In this essay, Orwell claims that the English language is in decline, and that the decline has “political and economic causes.” (156) Orwell asserts, however, that the “bad habits” in written English can be avoided. (157) He reasons that in getting rid of these habits, “one can think more clearly, and to think clearly is a necessary first step toward political regeneration: so that the fight against bad English is not frivolous and is not the exclusive concern of professional writers.” (157)
On August 30, 2011 the National Labor Relations Board (“NLRB” or “Board”) published a final rule in the Federal Register entitled “Notification of Employee Rights under the National Labor Relations Act” (“Act”).” See 75 Fed. Reg. 80411 (Aug. 30, 2011). Effective November 14, 2011 private sector employers subject to the jurisdiction of the Act are required to post a notice of employee rights (“Notice”) informing employees of their rights under the Act. The rule had been pending since December 2010 and was issued by a 3 to 1 vote with Board Member Brian Hayes dissenting. See 75 Fed. Reg. 80411, § IV.
In addition to listing several examples of unlawful behavior under the Act and providing instructions to employees on how to contact the NLRB with questions or possible violations of the Act, the Notice also affirmatively states that employees have the right to
• Organize a union to negotiate with their employer concerning their wages, hours and other terms and conditions of employment.
• Form join or assist a union; bargain collectively through representatives of employees’ own choosing for a contract with their employer setting their wages, benefits, hours, and other working conditions.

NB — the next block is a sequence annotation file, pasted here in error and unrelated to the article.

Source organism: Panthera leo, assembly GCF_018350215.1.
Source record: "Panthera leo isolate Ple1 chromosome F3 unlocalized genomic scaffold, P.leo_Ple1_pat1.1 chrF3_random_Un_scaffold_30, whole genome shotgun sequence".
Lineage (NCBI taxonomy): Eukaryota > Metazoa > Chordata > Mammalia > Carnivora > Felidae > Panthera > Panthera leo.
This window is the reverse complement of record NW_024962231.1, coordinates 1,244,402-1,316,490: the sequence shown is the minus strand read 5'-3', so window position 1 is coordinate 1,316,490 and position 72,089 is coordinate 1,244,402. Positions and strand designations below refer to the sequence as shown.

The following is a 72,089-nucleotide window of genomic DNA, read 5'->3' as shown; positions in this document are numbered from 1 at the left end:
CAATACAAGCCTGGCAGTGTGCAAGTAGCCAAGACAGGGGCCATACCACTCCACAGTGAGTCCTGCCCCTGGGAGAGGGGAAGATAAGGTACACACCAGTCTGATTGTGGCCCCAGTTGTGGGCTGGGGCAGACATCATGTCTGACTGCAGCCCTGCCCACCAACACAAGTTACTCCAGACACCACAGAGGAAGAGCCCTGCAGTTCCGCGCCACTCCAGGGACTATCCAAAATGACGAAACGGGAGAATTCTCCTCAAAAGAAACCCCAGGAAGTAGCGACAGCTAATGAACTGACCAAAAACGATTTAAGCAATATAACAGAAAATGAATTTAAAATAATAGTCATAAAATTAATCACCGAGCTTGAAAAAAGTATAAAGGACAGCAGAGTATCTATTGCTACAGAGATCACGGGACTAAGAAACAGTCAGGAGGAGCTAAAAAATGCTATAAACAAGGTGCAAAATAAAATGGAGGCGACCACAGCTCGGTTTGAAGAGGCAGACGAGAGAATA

• Discuss their wages and benefits and other terms and conditions of employment or union organizing with their co-workers or a union.
• Take action with one or more co-workers to improve their working conditions by, among other means, raising work-related complaints directly with their employer or with a government agency, and seeking help from a union.
• Strike and picket, depending on the purpose or means of the strike or picketing.
• Choose not to do any of these activities, including joining or remaining a member of a union.
Employers are required to post the Notice in conspicuous places where the Notice is readily seen by employees, including all places where notices to employees concerning rules or policies are customarily posted. In addition to the physical posting, the rule requires employers to post the notice electronically if personnel rules and policies are customarily posted in that manner.
Ah, the start of another academic year. Each fall brings a new group of incoming law students, eager to embark on the adventure called law school. But what is it we actually do here in law school?
Professors Tracey E. George and Suzanna Sherry from Vanderbilt Law School have said that law school has three purposes: 1) to teach basic legal doctrine; 2) to help students learn how to use that doctrine; and 3) to teach students how to teach themselves the law. Continue reading “Learning to Learn the Law: Becoming Legal Readers”
As I discussed in this post, the Seventh Circuit earlier this year rejected retroactivity for the Fair Sentencing Act of 2010, which softened the mandatory minimum penalties for crack cocaine offenses. In the Seventh Circuit’s view, any crack offenses committed prior to August 3, 2010, when the FSA was signed into law, must still be sentenced under the harsh pre-FSA system. Given the lag time between the commission of an offense and the conviction and sentencing of the offender, district judges in the Seventh Circuit are even now probably still imposing sentences that Congress has declared to be unfair.
The Seventh Circuit’s position followed that of the Department of Justice. However, since the initial retroactivity ruling, DOJ has changed its position and now supports partial retroactivity. Additionally, three other circuits have since rejected the Seventh Circuit’s position. In light of these developments, one of the Seventh Circuit judges proposed that the initial ruling be reconsidered en banc. Last week, however, the court announced that the initial ruling would stand.